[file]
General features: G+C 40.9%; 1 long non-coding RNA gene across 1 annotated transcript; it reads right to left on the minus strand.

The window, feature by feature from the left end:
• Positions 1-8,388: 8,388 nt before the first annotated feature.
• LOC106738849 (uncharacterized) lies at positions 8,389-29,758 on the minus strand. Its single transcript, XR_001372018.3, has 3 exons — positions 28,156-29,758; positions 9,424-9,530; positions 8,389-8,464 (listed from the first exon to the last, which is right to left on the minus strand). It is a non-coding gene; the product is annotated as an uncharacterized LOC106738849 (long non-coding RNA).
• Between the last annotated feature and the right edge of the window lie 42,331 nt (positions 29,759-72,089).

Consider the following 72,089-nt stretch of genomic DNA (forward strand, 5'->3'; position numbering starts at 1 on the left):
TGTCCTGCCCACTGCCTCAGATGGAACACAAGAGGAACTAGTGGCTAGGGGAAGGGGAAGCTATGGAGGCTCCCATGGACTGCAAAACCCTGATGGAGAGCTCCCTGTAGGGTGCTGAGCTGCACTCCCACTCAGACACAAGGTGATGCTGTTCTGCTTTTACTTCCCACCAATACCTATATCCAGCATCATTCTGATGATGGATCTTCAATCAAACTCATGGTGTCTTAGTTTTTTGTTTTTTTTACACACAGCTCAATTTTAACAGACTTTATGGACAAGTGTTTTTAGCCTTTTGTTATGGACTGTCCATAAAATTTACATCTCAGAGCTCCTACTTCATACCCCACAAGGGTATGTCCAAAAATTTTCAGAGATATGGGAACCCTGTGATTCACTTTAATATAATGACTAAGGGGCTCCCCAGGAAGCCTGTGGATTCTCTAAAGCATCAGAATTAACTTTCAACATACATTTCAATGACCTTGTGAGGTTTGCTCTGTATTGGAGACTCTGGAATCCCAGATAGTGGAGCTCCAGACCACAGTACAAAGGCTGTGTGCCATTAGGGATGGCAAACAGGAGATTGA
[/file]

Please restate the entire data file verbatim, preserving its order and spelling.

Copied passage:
General features: G+C 40.9%; 1 long non-coding RNA gene across 1 annotated transcript; it reads right to left on the minus strand.

The window, feature by feature from the left end:
• Positions 1-8,388: 8,388 nt before the first annotated feature.
• LOC106738849 (uncharacterized) lies at positions 8,389-29,758 on the minus strand. Its single transcript, XR_001372018.3, has 3 exons — positions 28,156-29,758; positions 9,424-9,530; positions 8,389-8,464 (listed from the first exon to the last, which is right to left on the minus strand). It is a non-coding gene; the product is annotated as an uncharacterized LOC106738849 (long non-coding RNA).
• Between the last annotated feature and the right edge of the window lie 42,331 nt (positions 29,759-72,089).

Consider the following 72,089-nt stretch of genomic DNA (forward strand, 5'->3'; position numbering starts at 1 on the left):
TGTCCTGCCCACTGCCTCAGATGGAACACAAGAGGAACTAGTGGCTAGGGGAAGGGGAAGCTATGGAGGCTCCCATGGACTGCAAAACCCTGATGGAGAGCTCCCTGTAGGGTGCTGAGCTGCACTCCCACTCAGACACAAGGTGATGCTGTTCTGCTTTTACTTCCCACCAATACCTATATCCAGCATCATTCTGATGATGGATCTTCAATCAAACTCATGGTGTCTTAGTTTTTTGTTTTTTTTACACACAGCTCAATTTTAACAGACTTTATGGACAAGTGTTTTTAGCCTTTTGTTATGGACTGTCCATAAAATTTACATCTCAGAGCTCCTACTTCATACCCCACAAGGGTATGTCCAAAAATTTTCAGAGATATGGGAACCCTGTGATTCACTTTAATATAATGACTAAGGGGCTCCCCAGGAAGCCTGTGGATTCTCTAAAGCATCAGAATTAACTTTCAACATACATTTCAATGACCTTGTGAGGTTTGCTCTGTATTGGAGACTCTGGAATCCCAGATAGTGGAGCTCCAGACCACAGTACAAAGGCTGTGTGCCATTAGGGATGGCAAACAGGAGATTGA